(5) Where a child is treated under an order under this section, no liability attaches to the person treating the child by reason only that the parent of the child did not consent to the treatment.

Presentation hearing

33. (1) A presentation hearing

(a) may be conducted by a judge in an informal manner; and

(b) shall be concluded within one day, unless extended by the judge.

(2) At the conclusion of a presentation hearing, a judge may

(a) dismiss the application for a protective intervention hearing;

(b) order that the child be returned to the parent under the supervision of a director or social worker until the conclusion of the protective intervention hearing;

(c) order that the child be placed in the care of a person other than the parent from whom the child was removed under the supervision of a director until the conclusion of the protective intervention hearing;

(d) order that the child remain in the care of a director until the conclusion of the protective intervention hearing; or

(e) make a declaration that the child is in need of protective intervention and make an order under subsection 34(2).

(3) A presentation hearing under this Act may be conducted by means of a teleconference.

(4) At a presentation hearing a judge may give the parties to the hearing directions with respect to those matters that are relevant at a protective intervention hearing.

(5) A judge may attach those conditions to an order made under subsection (2) that he or she considers appropriate.

(6) When a judge makes an order under this section, the judge may grant a parent, or a person significant to the child, access to the child.

Protective intervention hearing

34. (1) At a protective intervention hearing a judge shall determine whether a child needs protective intervention.

(2) Where a judge finds that a child needs protective intervention, the judge shall so declare and order

(a) that the child be returned to or remain with the parent and under a director’s supervision for a specified period of up to 6 months;

(b) that the child be placed in the custody of a person other than the parent from whom the child was removed, with the consent of the other person and under a director’s supervision, for a specified period in accordance with section 36;

(c) that the child be placed in the custody of a director on a temporary basis for a specified period in accordance with section 36; or

(d) that the child be placed in the continuous custody of a director.

(3) A judge may attach those conditions to an order made under subsection (2) that he or she considers appropriate.

(4) Where a judge makes an order under paragraph (2)(b), (c) or (d), the judge may grant a parent or a person significant to the child access to the child.

(5) Where the judge finds that the child does not need protective intervention, the judge shall so declare and order that the child remain with or be returned to the parent from whom the child was removed.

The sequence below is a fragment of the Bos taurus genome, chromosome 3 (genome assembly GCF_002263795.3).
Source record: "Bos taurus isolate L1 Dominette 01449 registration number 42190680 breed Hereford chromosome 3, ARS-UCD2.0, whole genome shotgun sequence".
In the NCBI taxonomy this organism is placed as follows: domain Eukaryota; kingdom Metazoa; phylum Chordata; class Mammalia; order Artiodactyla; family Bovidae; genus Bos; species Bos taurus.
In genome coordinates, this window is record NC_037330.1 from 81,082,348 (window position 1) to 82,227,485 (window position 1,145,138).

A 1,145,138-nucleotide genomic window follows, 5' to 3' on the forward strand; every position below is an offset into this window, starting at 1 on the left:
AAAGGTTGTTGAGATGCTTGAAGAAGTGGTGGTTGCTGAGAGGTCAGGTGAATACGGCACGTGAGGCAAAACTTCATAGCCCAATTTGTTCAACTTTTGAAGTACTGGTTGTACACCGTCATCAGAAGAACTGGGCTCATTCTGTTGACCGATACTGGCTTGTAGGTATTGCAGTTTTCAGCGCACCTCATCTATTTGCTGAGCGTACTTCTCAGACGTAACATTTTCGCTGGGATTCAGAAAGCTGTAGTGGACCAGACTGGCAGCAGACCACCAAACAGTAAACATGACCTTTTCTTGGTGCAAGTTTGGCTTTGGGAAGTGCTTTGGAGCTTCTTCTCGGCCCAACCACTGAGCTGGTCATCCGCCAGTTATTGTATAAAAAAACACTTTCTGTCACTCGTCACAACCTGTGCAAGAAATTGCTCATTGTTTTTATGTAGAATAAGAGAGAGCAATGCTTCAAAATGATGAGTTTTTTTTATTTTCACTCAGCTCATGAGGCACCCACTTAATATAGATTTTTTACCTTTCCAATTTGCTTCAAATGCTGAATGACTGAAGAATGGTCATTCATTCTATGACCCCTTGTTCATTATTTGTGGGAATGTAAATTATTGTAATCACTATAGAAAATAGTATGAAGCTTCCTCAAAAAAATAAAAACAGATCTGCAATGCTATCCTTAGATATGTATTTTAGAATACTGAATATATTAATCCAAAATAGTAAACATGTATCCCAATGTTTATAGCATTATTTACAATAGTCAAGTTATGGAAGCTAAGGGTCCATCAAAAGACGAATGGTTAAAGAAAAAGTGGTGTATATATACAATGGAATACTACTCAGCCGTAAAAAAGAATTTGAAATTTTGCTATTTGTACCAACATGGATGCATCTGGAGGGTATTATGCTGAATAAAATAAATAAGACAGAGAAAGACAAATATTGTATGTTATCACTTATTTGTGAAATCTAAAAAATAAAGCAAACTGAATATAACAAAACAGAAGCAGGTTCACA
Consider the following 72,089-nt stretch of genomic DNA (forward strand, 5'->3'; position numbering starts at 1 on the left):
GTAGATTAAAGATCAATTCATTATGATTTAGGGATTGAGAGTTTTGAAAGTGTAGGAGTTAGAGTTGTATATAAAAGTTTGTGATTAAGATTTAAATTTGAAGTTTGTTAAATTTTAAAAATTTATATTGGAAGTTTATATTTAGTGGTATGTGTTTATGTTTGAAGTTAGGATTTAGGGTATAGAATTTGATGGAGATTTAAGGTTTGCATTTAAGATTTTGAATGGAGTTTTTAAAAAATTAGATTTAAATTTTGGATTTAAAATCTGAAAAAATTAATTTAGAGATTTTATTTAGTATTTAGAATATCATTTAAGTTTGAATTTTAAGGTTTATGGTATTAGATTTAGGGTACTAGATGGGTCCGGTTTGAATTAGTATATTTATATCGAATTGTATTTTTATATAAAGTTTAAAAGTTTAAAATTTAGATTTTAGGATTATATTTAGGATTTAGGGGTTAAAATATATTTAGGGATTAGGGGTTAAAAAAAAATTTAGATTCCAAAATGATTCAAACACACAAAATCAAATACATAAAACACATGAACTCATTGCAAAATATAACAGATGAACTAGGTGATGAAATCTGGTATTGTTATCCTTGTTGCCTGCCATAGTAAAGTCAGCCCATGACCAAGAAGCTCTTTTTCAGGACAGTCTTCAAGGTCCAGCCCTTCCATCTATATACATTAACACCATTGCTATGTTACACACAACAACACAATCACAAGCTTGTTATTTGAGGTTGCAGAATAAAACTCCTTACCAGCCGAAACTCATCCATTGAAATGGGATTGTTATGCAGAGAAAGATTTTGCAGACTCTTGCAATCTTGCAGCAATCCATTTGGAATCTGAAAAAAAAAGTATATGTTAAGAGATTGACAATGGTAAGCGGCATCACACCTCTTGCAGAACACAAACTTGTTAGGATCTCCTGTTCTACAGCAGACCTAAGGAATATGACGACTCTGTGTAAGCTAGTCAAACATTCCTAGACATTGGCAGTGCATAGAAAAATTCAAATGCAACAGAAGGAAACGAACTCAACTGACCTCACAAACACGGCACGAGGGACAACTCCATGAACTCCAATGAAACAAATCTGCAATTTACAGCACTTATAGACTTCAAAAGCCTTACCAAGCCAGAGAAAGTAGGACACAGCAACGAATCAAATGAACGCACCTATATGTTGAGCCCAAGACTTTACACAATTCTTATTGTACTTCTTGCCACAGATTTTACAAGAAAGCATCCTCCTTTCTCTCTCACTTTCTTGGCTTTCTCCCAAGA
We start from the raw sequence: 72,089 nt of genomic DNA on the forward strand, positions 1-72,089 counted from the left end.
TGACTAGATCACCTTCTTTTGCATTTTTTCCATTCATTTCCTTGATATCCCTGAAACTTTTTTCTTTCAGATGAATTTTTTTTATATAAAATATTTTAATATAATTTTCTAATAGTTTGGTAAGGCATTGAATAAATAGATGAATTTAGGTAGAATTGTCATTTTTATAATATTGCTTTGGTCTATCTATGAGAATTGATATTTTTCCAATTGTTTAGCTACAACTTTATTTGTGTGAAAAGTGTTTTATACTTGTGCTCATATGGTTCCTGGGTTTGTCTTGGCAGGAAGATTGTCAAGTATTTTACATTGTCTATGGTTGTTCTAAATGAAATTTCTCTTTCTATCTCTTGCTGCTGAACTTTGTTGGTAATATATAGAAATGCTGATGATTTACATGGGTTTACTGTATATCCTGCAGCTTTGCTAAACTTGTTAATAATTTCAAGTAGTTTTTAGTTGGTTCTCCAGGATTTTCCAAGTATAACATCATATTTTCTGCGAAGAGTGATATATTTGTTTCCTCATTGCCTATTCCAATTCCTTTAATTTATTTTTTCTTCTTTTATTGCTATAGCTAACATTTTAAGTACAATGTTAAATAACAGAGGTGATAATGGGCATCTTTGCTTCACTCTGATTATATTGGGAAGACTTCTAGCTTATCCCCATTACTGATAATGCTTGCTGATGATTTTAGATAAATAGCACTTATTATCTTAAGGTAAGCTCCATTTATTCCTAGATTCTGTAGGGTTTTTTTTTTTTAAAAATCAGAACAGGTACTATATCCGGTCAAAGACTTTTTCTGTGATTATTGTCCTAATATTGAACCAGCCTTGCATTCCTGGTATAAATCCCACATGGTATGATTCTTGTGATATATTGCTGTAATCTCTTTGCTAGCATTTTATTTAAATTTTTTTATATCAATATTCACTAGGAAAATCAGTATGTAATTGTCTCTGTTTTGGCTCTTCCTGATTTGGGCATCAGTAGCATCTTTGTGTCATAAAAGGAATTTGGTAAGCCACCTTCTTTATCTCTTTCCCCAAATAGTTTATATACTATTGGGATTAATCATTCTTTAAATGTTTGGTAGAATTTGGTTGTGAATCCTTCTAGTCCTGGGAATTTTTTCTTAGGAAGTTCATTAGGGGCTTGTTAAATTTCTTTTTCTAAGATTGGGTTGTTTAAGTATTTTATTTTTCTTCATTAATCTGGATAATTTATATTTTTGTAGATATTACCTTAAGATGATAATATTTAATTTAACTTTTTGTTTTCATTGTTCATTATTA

Financial responsibility

35. (1) Where a child is committed temporarily or continuously to the custody of a director, upon application by a director or social worker, a judge may order that the obligation of the parents to provide support to the child shall continue subject to Part III of the Family Law Act.

(2) An order under subsection (1) shall be for the benefit of the board that is the employer of the director or social worker or some other person on the terms and conditions and for the period the judge considers appropriate.

Time limits for temporary orders

36. (1) Where a judge grants a temporary order under paragraph 34(2)(b) or (c), the term of the order shall not exceed

(a) 3 months, if the child who is the subject of the order is under 5 years of age when the order is made, to a maximum of 3 orders in total;

(b) 4 months, if the child who is the subject of the order is 5 years of age or over but under 12 years of age when the order is made, to a maximum of 3 orders in total; and

(c) 6 months, if the child who is the subject of the order is 12 years of age or over when the order is made, to a maximum of 3 orders in total.

(2) Notwithstanding subsection (1), an order may be extended if

(a) there are exceptional circumstances that in the opinion of the judge warrant an extension; and

(b) the parent may reasonably be expected to resume the custody of the child within a reasonable period,

but an extension shall not exceed,

(c) 3 months if the child is under 5 years of age;

(d) 4 months if the child is 5 years of age or over but under 12 years of age; or

(e) 6 months if the child is 12 years of age or over.

Alternate dispute resolution or assessment

37. (1) Notwithstanding section 36, a judge may adjourn a proceeding under this Act one or more times, for a total period of up to 3 months, to allow

(a) a pre-trial settlement conference, a family conference, mediation or other means of alternate dispute resolution to proceed; or

(b) where an assessment is considered necessary by a judge, director or social worker, an assessment to be completed.

(2) Where a proceeding is adjourned under subsection (1), a time limit applicable to the proceeding is suspended.

(3) Where, as a result of a pre-trial settlement conference, a family conference, mediation or other means of alternate dispute resolution, a written agreement is made, a director or social worker shall file the agreement with the court.

When time limits expire

38. Where all of the time limits contained in section 36 have expired, a judge shall make one of the following orders:

(a) that the child be placed in the continuous custody of a director;